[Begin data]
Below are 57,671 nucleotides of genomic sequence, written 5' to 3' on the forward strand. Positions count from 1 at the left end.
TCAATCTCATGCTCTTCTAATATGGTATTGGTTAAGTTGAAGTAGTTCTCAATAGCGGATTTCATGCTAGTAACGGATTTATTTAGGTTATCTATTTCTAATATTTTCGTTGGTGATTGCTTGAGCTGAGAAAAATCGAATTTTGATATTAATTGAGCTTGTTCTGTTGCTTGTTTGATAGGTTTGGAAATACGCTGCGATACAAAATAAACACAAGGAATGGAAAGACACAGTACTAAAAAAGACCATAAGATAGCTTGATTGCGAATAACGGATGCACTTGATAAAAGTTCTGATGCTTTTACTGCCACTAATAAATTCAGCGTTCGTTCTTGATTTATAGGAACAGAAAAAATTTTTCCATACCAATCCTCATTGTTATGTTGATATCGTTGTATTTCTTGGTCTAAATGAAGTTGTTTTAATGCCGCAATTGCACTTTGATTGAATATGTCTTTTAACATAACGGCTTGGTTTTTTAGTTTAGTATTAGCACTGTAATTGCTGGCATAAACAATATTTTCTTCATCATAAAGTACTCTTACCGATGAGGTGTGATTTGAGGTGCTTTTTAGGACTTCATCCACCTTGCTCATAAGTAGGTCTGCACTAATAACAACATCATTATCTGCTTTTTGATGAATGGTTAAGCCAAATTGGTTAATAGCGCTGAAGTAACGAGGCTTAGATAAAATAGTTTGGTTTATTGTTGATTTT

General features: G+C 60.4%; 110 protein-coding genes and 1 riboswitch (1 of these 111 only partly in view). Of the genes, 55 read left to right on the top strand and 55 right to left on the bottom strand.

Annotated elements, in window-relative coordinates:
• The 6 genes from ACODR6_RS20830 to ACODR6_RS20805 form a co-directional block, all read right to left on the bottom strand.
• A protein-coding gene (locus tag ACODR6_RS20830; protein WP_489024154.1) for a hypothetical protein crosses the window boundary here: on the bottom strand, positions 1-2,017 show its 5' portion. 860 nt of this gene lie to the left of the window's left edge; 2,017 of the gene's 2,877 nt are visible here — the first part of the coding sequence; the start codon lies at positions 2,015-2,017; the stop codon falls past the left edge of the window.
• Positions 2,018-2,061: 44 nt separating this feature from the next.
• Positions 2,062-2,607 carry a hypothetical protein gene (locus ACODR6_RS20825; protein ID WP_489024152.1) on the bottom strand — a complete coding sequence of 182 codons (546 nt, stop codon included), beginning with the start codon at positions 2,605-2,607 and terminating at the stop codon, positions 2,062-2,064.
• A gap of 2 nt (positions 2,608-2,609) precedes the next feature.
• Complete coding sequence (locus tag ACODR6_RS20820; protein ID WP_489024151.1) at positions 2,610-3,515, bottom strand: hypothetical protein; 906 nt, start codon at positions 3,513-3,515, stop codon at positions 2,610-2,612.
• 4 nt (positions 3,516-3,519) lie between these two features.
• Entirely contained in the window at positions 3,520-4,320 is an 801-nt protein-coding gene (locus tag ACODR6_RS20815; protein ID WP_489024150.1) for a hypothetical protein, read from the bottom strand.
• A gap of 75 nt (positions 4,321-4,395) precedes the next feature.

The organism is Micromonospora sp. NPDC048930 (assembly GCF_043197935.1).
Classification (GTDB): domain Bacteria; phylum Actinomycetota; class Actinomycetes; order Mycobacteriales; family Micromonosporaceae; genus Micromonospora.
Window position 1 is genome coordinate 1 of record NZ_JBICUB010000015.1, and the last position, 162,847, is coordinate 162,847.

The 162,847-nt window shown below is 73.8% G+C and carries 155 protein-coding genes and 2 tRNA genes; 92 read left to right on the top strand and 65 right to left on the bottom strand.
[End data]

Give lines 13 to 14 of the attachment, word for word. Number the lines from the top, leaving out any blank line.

• A gap of 75 nt (positions 4,321-4,395) precedes the next feature.

The organism is Micromonospora sp. NPDC048930 (assembly GCF_043197935.1).